Before “The Walking Dead” and the plethora of zombie shows on television today, there was Tom Savini.
The Carnegie Mellon University alumnus is an accomplished actor, stuntman and director, but he’s mostly made his mark in Hollywood with zombies and blood. Savini — the special effects genius behind such horror cult classics as “Friday the 13th,” “Dawn of the Dead,” “Creepshow” and “Texas Chainsaw Massacre 2” — has influenced a generation of filmmakers and film fanatics engrossed in fear and gore. In fact, they’ve bestowed upon him some descriptive titles, including “The Godfather of Gore” and “The Sultan of Splatter.”
“You can’t say ‘horror movies’ without thinking about Savini,” said rock musician superstar Alice Cooper, whose stage shows have included their share of guillotine executioners and fake blood.
CMU alumnus and legendary film director George Romero agrees. Romero, who launched the zombie genre with his 1968 film “Night of the Living Dead,” used Savini to do makeup on some of the most renowned horror films of the ‘70s and ‘80s.
“Tom basically made it possible for me to make some of those films,” Romero said.
Savini began honing his makeup skills when he was 12. At a Pittsburgh neighborhood movie theater, he watched “Man of a Thousand Faces” about silent film actor and makeup pioneer Lon Chaney. Inspired, Savini went to work transforming himself into personas for friends and family. By the time he attended high school, his creativity had become apparent. During his sophomore year, he won an audition with Romero, the start to their lifelong working relationship.
“At my high school,” Savini said, “we dreamt of going to Carnegie Tech because our directors, our choreographers, our set builders were all from Carnegie Tech — the best theater school in the country.”
“At my high school, we dreamt of going to Carnegie Tech because our directors, our choreographers, our set builders were all from Carnegie Tech — the best theater school in the country.”
The dream had to wait. He served a tour in Vietnam, followed by working for various repertory theaters as an actor and makeup artist. In 1976, he finally got around to submitting his portfolio to CMU’s School of Drama, hoping against hope. “CMU was like Xanadu. It was the Lost Horizon. It was just unobtainable,” he said.
Not only was he accepted, he received a teaching fellowship. “That was mind-blowing to me,” he recalled, “to actually be in this place that we had all dreamed of going.”
He began teaching his peers combat, acrobatics and makeup, while learning the latest techniques from faculty members like vocal professor and fellow CMU alumnus David Smuckler and movement professor Jewel Walker.
Three semesters into his degree, Romero offered Savini the chance to oversee makeup for “Dawn of the Dead,” the second in what would become a seven-film zombie apocalypse franchise. Savini jumped at the chance, taking a leave of absence from his studies.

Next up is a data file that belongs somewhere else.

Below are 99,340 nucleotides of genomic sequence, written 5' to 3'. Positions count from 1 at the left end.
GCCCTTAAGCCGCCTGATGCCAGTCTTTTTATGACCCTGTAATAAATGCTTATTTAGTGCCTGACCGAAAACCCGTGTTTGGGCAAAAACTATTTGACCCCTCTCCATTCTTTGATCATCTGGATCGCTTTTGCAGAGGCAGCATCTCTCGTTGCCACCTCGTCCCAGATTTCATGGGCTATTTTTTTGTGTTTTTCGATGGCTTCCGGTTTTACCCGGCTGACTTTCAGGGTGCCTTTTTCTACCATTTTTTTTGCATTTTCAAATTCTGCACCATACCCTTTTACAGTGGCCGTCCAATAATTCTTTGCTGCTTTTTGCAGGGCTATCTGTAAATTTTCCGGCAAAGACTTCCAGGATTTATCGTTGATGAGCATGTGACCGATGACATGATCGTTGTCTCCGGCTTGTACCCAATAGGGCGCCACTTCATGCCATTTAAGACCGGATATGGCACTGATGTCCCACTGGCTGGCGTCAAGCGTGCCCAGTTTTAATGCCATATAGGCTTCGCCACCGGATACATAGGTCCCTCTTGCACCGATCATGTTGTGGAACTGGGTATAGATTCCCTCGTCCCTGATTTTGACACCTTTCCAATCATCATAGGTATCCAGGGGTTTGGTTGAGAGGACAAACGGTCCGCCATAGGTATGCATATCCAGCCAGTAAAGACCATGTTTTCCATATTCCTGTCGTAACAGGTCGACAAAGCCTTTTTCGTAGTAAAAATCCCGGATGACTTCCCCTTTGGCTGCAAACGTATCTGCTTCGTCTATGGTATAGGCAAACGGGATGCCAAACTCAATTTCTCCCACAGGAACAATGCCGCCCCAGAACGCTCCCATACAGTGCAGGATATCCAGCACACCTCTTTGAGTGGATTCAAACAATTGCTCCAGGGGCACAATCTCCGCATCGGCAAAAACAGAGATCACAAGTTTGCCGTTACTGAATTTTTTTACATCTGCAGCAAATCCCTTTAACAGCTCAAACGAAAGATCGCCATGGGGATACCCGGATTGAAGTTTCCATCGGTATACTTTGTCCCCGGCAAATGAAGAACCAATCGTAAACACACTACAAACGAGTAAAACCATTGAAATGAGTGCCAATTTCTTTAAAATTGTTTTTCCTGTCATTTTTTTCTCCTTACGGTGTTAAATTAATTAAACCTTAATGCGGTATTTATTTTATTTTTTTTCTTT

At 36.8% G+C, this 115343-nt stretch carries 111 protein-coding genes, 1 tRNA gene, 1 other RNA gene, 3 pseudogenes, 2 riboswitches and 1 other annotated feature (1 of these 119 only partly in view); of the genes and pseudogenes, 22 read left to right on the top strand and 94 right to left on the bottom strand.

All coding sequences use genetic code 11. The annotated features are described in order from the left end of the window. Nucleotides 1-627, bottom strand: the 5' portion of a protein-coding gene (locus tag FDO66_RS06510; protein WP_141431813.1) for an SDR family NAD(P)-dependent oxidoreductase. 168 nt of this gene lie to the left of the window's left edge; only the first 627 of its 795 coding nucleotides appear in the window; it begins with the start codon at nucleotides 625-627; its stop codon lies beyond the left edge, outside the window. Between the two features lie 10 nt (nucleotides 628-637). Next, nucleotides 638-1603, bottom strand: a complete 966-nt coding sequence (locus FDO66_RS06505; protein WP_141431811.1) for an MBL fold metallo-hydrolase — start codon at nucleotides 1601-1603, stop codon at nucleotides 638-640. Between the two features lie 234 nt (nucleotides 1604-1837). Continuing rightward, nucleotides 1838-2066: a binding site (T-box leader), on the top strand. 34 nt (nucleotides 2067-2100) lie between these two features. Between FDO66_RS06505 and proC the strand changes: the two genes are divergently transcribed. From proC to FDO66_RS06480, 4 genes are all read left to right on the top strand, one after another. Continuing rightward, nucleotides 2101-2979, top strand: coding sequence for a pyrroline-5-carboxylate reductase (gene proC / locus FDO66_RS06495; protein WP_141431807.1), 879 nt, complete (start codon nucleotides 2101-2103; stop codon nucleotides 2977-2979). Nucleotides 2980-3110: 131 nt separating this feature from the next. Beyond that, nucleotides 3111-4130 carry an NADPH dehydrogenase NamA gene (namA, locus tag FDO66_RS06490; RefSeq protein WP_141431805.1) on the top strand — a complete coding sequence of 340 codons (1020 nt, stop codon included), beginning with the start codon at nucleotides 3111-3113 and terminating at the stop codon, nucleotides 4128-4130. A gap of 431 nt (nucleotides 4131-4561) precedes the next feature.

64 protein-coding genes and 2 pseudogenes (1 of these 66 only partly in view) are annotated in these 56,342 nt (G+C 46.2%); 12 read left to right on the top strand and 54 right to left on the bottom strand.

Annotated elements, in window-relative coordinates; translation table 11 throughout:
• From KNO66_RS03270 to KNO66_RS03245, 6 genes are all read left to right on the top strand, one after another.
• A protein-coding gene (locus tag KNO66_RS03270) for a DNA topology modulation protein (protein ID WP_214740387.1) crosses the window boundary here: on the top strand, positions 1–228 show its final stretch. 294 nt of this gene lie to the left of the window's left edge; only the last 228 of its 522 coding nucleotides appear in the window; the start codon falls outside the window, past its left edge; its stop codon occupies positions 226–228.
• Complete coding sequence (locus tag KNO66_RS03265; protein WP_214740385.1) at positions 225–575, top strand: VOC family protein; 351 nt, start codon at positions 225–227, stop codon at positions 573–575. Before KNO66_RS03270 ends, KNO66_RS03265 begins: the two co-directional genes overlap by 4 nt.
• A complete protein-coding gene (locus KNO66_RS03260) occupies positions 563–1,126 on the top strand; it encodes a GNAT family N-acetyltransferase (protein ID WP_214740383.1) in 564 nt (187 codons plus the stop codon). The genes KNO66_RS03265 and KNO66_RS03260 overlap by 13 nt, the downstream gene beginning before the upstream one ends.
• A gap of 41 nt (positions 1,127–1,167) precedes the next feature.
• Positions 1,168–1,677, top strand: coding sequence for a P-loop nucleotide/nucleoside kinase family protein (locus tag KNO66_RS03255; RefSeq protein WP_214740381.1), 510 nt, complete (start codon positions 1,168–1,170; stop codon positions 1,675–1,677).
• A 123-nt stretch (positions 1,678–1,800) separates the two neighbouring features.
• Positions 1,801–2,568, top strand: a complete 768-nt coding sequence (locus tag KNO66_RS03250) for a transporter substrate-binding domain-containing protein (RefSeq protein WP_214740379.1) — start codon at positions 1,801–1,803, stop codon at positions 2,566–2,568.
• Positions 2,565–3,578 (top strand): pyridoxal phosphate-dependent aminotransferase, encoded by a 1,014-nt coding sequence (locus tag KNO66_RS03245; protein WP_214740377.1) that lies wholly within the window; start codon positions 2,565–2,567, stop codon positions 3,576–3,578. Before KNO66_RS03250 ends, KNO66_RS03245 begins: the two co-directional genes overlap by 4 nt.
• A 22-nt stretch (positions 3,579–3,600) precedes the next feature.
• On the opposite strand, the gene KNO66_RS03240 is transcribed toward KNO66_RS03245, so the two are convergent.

In that movie, he created zombie special effects while playing the role of a biker and performing most of the film’s stunts. Well-received and commercially successful, “Dawn of the Dead” catapulted his career as he would go on to work on the well-known “Friday the 13th” movie series. Next came a decades-long body of work that has forever impacted the horror genre. He would even go on to direct a remake of Romero’s classic, “Night of the Living Dead.”
Today, Savini passes on tricks of the trade through his own accredited special makeup effects program. Recalling his big break at CMU, he tells his students to take every opportunity to work on a film or play, no matter the role.
“The more you do, the more you get to do,” he said. “And always have a portfolio on hand, on a phone or a flash drive: “You are no longer you. You are your portfolio. If you want to improve yourself, you improve your portfolio.”
For fans still hungry for more about Savini, the documentary, “Smoke and Mirrors: The Story of Tom Savini,” delves into his professional and personal life, which have very different traits.
“When you're around Tom, it's hard to take anything too seriously,” says Jason Baker, director of the film. “He's a practical joker and just a fun, positive, energy to be around. … He also has a huge heart. So I hope that the audience will see that side of him.”
The film is slated for DVD and video-on-demand release later this year.
Although he’s about to turn 70, Savini still has a passion for bringing eccentric and ferocious roles to life, through makeup, stunts and acting. His latest part is Burt, a “legendary slayer of demons” for the El Rey Network’s TV series “From Dusk till Dawn.”
“I carry a bullwhip and sword,” he gleefully pointed out, “so it fulfills my childhood dreams of being a swashbuckler.”